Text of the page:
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Propadiene, the simplest allene, is also known as allene

Allenes are organic compounds in which one carbon atom has double bonds with each of its two adjacent carbon centres.[1] Allenes are classified as cumulated dienes. The parent compound of this class is propadiene, which is itself also called allene. Compounds with an allene-type structure but with more than three carbon atoms are members of a larger class of compounds called cumulenes with X=C=Y bonding.

Structure and properties[edit]


3D view of propadiene (allene)

The central carbon atom of allenes forms two sigma bonds and two pi bonds. The central carbon is sp-hybridized, and the two terminal carbon atoms are sp2-hybridized. The bond angle formed by the three carbon atoms is 180°, indicating linear geometry for the central carbon atom. The two terminal carbon atoms are planar, and these planes are twisted 90° from each other. The structure can also be viewed as an "extended tetrahedral" with a similar shape to methane, an analogy that is continued into the stereochemical analysis of certain derivative molecules.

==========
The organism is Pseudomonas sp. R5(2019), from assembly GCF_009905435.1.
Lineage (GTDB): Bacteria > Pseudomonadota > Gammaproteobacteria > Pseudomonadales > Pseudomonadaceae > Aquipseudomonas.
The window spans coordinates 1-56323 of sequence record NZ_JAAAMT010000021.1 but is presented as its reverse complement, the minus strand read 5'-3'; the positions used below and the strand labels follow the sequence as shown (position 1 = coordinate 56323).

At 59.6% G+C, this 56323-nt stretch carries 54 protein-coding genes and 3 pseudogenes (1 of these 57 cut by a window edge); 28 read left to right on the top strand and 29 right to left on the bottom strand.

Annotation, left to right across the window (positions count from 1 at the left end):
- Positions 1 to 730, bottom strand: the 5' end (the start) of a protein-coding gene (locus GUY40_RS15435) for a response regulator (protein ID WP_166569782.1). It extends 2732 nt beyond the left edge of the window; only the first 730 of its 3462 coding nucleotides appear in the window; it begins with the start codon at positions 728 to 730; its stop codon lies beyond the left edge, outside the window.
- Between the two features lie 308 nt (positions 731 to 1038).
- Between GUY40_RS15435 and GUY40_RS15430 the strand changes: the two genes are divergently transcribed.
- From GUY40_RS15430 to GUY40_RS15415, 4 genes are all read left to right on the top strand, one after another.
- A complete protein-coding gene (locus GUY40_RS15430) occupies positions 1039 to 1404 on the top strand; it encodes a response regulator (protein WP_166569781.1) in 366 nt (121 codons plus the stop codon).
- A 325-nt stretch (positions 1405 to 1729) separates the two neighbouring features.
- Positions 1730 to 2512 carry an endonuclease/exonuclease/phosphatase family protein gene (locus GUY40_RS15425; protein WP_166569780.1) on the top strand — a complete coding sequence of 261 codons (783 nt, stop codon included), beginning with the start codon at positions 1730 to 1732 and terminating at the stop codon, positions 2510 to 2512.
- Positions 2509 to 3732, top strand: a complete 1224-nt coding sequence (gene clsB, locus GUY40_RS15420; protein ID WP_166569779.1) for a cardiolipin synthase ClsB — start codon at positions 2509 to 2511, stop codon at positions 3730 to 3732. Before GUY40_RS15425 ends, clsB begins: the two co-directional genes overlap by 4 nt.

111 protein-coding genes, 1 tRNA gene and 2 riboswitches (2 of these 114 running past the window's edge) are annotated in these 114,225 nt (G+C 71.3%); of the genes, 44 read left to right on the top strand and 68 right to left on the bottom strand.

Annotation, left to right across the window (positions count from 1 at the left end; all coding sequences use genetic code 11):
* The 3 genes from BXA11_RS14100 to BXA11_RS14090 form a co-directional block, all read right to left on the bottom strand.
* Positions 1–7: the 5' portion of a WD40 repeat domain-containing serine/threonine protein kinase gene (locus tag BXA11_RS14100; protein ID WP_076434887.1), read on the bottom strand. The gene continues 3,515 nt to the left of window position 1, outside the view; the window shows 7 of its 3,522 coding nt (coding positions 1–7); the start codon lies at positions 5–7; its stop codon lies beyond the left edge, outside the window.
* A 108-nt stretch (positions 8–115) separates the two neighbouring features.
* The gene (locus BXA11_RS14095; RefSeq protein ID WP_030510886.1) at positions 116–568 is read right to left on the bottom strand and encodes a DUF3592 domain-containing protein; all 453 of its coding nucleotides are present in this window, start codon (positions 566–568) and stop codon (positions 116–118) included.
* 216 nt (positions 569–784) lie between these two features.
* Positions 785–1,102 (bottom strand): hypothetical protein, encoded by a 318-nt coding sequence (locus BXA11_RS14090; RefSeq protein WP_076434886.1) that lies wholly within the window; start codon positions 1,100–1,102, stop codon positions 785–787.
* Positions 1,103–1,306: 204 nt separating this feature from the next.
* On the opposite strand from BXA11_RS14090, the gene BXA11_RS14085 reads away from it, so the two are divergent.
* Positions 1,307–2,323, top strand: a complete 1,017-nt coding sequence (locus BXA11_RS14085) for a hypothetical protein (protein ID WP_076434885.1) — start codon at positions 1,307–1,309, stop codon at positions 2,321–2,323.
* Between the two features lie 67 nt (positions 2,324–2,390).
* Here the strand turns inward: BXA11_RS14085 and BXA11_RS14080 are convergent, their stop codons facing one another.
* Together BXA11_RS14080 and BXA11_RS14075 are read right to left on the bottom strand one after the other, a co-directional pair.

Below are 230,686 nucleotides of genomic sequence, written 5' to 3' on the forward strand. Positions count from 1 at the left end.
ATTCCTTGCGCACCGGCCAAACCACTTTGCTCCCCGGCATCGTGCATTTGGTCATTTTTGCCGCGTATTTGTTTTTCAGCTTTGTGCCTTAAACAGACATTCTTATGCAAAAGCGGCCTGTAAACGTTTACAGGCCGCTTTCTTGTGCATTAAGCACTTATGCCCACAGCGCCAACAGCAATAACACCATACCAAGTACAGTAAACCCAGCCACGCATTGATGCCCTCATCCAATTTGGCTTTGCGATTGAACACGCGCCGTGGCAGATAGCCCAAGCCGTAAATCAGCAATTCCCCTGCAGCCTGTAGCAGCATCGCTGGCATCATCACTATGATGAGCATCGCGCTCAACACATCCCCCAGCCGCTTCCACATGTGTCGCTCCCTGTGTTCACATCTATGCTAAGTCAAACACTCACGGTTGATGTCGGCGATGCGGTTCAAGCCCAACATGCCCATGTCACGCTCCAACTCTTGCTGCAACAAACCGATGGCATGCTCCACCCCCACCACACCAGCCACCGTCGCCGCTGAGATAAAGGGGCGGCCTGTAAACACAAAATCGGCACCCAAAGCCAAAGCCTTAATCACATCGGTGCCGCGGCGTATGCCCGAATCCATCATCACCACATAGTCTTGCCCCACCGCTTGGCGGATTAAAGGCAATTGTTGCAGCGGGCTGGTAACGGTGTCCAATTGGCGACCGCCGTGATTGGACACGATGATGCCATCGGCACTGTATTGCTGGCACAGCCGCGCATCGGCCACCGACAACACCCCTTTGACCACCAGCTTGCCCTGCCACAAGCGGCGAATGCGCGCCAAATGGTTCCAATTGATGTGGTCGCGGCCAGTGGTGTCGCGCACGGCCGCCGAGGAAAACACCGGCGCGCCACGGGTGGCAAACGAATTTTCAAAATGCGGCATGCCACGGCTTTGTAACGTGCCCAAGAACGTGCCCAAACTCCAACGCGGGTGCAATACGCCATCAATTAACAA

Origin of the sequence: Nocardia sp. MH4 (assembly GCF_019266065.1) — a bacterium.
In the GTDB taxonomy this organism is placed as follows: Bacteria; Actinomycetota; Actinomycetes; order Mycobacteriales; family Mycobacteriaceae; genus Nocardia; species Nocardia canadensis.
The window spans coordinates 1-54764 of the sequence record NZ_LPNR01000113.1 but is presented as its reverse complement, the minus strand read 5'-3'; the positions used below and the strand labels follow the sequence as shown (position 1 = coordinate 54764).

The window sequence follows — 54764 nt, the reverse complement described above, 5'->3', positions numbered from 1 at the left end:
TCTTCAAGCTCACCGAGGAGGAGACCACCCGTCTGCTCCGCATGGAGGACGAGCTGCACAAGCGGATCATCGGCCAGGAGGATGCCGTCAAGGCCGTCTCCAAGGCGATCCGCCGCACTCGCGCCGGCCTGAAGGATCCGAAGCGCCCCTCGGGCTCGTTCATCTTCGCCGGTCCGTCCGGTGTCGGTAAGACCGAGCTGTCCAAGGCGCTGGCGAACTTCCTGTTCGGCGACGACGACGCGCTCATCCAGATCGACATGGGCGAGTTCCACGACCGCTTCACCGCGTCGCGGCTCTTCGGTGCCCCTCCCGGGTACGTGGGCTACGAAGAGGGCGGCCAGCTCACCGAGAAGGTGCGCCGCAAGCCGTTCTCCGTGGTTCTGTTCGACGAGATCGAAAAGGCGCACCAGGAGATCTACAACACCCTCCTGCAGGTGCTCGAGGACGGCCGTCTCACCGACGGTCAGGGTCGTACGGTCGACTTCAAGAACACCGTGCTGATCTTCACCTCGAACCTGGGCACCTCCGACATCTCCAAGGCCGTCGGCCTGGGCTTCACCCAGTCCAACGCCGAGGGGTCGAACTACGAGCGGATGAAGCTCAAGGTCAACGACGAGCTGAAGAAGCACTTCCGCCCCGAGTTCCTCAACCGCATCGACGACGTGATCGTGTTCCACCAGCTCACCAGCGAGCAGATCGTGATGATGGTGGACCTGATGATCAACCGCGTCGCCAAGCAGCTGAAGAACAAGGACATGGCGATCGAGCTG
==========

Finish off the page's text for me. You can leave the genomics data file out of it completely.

Allene symmetry.png

The symmetry and isomerism of allenes has long fascinated organic chemists.[2] For allenes with four identical substituents, there exist two twofold axes of rotation through the center carbon, inclined at 45° to the CH2 planes at either end of the molecule. The molecule can thus be thought of as a two-bladed propeller. A third twofold axis of rotation passes through the C=C=C bonds, and there is a mirror plane passing through both CH2 planes. Thus this class of molecules belong to the D2d point group. Because of the symmetry, an unsubstituted allene has no net dipole moment.

R and S configurations are determined by precedences of the groups attached to the axial section of the molecule when viewed along that axis. The front plane is given higher priority over the other and the final assignment is given from priority 2 to 3 (i.e. the relationship between the two planes).

An allene with two different substituents on each of the two carbon atoms will be chiral because there will no longer be any mirror planes. The chirality of these types of allenes was first predicted in 1875 by van 't Hoff, but not proven experimentally until 1935.[3] Where A has a greater priority than B according to the Cahn–Ingold–Prelog priority rules, the configuration of the axial chirality can be determined by considering the substituents on the front atom followed by the back atom when viewed along the allene axis. For the back atom, only the group of higher priority need be considered.

Chiral allenes have been recently used as building blocks in the construction of organic materials with exceptional chiroptical properties.[4]

Chemical and spectral properties[edit]